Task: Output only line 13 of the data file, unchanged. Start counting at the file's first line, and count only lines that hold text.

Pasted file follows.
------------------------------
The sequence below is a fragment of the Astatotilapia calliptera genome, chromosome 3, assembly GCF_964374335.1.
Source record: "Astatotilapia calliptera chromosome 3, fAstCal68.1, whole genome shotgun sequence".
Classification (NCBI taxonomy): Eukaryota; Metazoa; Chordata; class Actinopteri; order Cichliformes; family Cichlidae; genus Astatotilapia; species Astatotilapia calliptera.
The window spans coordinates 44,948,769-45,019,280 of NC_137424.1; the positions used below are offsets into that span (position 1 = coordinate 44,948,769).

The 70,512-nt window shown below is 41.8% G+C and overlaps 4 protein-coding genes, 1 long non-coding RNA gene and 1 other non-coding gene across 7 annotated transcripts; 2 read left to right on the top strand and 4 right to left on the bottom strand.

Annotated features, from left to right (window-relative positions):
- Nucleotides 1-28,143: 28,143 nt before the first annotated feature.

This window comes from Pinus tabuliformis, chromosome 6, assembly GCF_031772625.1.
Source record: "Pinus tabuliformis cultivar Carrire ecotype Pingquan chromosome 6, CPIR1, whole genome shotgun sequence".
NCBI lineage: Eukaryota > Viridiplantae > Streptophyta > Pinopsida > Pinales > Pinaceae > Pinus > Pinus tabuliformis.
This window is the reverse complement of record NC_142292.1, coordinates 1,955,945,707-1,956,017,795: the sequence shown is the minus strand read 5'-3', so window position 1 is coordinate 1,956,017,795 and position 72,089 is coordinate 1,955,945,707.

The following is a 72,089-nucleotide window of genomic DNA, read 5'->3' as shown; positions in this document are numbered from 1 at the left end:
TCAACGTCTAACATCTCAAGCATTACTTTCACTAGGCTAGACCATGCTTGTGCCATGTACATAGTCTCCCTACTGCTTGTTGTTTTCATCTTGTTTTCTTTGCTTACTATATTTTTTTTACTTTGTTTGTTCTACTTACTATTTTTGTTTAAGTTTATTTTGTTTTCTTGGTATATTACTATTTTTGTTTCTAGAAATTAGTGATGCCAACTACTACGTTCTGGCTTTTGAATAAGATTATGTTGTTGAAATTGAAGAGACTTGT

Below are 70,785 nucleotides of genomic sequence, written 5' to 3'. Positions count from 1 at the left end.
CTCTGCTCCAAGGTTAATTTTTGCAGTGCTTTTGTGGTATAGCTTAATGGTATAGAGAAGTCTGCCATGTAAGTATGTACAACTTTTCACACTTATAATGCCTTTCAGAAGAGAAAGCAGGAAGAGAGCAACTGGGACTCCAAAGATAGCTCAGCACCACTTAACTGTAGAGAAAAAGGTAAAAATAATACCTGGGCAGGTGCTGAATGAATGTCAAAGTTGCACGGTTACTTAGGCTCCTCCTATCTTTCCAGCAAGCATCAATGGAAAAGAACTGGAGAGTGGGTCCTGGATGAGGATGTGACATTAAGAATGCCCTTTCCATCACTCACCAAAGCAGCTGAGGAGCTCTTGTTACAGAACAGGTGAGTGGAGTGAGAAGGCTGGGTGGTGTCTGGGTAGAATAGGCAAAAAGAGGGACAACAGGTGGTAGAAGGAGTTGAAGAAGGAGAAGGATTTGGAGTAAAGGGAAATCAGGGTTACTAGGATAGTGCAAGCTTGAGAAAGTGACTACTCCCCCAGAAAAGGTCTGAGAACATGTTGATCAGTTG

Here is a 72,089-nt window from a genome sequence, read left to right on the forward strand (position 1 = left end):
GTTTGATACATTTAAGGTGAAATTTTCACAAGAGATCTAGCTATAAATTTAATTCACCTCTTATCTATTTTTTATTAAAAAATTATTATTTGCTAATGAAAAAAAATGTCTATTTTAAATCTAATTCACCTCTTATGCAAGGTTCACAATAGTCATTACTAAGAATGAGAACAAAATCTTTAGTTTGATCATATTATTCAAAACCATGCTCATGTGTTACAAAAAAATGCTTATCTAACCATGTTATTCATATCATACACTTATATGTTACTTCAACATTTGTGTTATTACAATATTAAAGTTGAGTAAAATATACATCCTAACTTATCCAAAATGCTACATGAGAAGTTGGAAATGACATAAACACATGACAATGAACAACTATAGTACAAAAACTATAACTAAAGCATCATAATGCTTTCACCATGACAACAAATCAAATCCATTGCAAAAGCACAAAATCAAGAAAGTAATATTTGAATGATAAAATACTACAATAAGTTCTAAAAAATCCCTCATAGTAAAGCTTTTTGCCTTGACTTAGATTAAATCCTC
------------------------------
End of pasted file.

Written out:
TCAACGTCTAACATCTCAAGCATTACTTTCACTAGGCTAGACCATGCTTGTGCCATGTACATAGTCTCCCTACTGCTTGTTGTTTTCATCTTGTTTTCTTTGCTTACTATATTTTTTTTACTTTGTTTGTTCTACTTACTATTTTTGTTTAAGTTTATTTTGTTTTCTTGGTATATTACTATTTTTGTTTCTAGAAATTAGTGATGCCAACTACTACGTTCTGGCTTTTGAATAAGATTATGTTGTTGAAATTGAAGAGACTTGT